True story: in my teenage years, a friend of mine hosted a house party while his parents were away. His parents were both Scottish so, naturally, owned a curling stone. Equally naturally, when it was discovered that a curling stone was in the house, it was deemed (by others, I hasten to make clear) that the only logical course of action was to have a curling tournament in the house. Thus, the fridge was opened, the entire kitchen floor was buttered, and the competition began. History does not record who won the curling competition, nor just how much trouble my friend was in when his parents returned to find an extremely slippery and highly-dangerous kitchen, but it demonstrated that curling is a sport than can bring joy and fun to many, especially after drinking industrial amounts of low-strength, low-quality lager.
This is something that is clearly understood by the good people of Yekaterinburg, the fourth-largest city in Russia, who held the first-ever Russian car curling tournament on Saturday.
For the uninitiated, curling is a sport that dates back to medieval times where players slide granite stones across ice, aiming to land their stones in concentric rings, each worth more points the closer to the centre they are. Each team has eight stones, with the final positions at the end counting for points. It’s basically bowls on ice.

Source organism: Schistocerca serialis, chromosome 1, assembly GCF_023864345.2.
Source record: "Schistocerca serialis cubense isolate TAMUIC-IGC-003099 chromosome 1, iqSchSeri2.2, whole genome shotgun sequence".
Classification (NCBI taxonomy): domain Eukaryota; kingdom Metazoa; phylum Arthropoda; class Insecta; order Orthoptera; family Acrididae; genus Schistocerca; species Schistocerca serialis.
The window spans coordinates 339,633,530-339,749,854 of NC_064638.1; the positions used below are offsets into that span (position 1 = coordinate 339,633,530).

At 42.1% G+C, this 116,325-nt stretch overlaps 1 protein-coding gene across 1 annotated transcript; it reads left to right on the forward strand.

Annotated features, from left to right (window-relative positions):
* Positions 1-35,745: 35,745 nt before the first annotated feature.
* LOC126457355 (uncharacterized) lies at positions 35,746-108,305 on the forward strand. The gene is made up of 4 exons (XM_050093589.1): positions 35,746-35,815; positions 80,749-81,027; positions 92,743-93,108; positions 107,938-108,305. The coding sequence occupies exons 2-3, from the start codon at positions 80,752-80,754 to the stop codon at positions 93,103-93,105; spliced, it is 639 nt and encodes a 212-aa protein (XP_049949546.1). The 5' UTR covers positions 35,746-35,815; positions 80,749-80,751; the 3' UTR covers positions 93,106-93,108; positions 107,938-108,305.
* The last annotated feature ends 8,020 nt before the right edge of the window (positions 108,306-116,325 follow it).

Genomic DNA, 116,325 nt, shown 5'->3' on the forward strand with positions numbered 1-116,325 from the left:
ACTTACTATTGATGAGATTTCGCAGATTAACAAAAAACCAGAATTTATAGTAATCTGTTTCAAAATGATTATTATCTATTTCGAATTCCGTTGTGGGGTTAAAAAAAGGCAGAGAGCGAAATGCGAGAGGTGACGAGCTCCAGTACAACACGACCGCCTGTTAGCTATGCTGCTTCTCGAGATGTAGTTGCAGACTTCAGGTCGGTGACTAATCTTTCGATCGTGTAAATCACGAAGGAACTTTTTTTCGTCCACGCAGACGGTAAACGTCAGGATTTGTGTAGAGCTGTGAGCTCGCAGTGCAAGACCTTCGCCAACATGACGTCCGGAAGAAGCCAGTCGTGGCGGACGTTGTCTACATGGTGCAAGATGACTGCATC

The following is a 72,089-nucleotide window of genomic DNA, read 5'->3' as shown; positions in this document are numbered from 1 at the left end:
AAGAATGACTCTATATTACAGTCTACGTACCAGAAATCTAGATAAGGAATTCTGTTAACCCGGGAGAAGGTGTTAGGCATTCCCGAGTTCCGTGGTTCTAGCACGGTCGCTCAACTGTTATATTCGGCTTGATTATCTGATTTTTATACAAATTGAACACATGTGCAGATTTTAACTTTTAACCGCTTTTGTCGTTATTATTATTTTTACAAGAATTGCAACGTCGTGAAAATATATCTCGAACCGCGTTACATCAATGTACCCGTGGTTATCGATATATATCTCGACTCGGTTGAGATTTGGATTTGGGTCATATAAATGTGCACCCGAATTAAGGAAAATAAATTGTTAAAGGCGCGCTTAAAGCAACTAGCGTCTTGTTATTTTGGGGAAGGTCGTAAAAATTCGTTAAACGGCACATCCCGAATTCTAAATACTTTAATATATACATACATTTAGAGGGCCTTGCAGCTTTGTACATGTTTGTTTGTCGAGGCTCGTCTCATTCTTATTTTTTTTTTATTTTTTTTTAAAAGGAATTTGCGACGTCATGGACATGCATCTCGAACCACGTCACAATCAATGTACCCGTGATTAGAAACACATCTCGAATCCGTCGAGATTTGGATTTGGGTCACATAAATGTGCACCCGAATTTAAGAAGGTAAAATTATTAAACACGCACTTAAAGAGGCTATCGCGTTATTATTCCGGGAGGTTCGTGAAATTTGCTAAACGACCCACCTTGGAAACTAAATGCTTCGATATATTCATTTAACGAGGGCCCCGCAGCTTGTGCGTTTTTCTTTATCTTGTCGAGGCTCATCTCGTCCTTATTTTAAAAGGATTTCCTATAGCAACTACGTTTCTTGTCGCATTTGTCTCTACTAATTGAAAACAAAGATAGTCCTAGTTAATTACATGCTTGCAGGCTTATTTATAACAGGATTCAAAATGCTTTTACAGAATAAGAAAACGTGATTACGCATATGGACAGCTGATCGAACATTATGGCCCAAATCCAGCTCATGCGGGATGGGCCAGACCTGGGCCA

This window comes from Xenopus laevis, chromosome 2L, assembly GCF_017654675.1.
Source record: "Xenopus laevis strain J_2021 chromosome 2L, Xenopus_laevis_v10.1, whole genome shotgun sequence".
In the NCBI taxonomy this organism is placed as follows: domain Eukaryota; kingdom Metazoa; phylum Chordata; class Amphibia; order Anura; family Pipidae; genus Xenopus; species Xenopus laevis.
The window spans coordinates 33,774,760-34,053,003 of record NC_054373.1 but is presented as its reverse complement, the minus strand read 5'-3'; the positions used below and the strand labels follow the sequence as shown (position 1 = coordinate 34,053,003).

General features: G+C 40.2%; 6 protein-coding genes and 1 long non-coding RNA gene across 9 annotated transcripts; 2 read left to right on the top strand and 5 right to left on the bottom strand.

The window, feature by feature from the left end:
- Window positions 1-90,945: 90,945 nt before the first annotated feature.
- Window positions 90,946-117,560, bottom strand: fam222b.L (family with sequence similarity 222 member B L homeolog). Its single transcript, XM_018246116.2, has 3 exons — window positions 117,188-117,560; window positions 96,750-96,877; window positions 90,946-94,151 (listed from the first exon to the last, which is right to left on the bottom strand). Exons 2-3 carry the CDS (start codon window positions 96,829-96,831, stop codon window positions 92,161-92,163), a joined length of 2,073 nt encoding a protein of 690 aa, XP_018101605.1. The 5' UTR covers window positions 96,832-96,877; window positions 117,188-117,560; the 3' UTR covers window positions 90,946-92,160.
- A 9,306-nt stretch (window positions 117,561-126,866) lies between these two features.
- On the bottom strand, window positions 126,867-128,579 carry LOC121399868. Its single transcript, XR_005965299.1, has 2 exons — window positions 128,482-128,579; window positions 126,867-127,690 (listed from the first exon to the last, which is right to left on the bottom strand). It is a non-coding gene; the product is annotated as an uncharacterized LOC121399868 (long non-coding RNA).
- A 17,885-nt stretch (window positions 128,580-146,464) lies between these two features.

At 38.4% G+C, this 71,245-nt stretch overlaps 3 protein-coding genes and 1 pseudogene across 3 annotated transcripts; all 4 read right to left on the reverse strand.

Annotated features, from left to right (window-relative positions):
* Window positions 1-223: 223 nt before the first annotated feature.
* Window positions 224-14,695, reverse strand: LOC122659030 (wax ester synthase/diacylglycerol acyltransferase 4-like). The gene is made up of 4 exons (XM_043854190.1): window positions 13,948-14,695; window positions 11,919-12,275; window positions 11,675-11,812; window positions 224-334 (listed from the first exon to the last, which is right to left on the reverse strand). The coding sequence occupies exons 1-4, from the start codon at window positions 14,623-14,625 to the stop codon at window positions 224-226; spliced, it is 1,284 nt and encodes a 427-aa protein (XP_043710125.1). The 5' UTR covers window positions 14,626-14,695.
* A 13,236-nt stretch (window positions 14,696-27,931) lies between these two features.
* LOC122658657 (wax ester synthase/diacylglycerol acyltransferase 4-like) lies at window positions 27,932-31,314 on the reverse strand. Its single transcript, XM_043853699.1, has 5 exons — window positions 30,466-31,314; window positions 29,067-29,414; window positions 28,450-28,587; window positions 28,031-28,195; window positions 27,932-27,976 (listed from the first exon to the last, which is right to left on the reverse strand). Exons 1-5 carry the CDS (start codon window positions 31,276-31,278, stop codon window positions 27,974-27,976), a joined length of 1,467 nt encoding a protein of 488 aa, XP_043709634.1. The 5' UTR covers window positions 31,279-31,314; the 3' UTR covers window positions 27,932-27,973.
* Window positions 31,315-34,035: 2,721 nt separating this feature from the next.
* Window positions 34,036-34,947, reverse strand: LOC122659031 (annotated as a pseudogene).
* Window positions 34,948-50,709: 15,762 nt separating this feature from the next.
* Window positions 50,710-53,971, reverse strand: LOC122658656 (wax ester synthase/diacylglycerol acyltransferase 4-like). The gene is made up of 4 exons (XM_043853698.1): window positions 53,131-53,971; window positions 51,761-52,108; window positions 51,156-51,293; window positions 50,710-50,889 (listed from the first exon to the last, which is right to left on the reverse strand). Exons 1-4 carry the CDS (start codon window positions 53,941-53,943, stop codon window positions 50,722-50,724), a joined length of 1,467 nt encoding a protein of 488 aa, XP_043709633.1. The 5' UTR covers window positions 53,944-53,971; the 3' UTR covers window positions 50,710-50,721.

Just check out this action, as four teams smashed cars at each other across ice (with all heavy parts, such as motors, removed – probably a good idea really):
Brilliant, and for those thinking that this is a crazy, expensive thing to do, it’s actually, perversely, the exact opposite.
Curling stones are hideously expensive - there are only two official sources for them Ailsa Craig, an island off the Ayrshire coast of Scotland, and the Trefor Granite Quarry in Wales – and it can cost around £6,000 to buy a new quality set of 16 Trefor stones.
Meanwhile, according to one Redditor, “a scrapped Yugo which doesn't even start from a junkyard will cost you maybe $400, for 16 of them that's $6,400 (£5,170).
So it’s fun, practical and cheaper than normal curling.
And, if you’ve got enough butter, you don’t even need ice. Let’s get this going in the UK ASAP.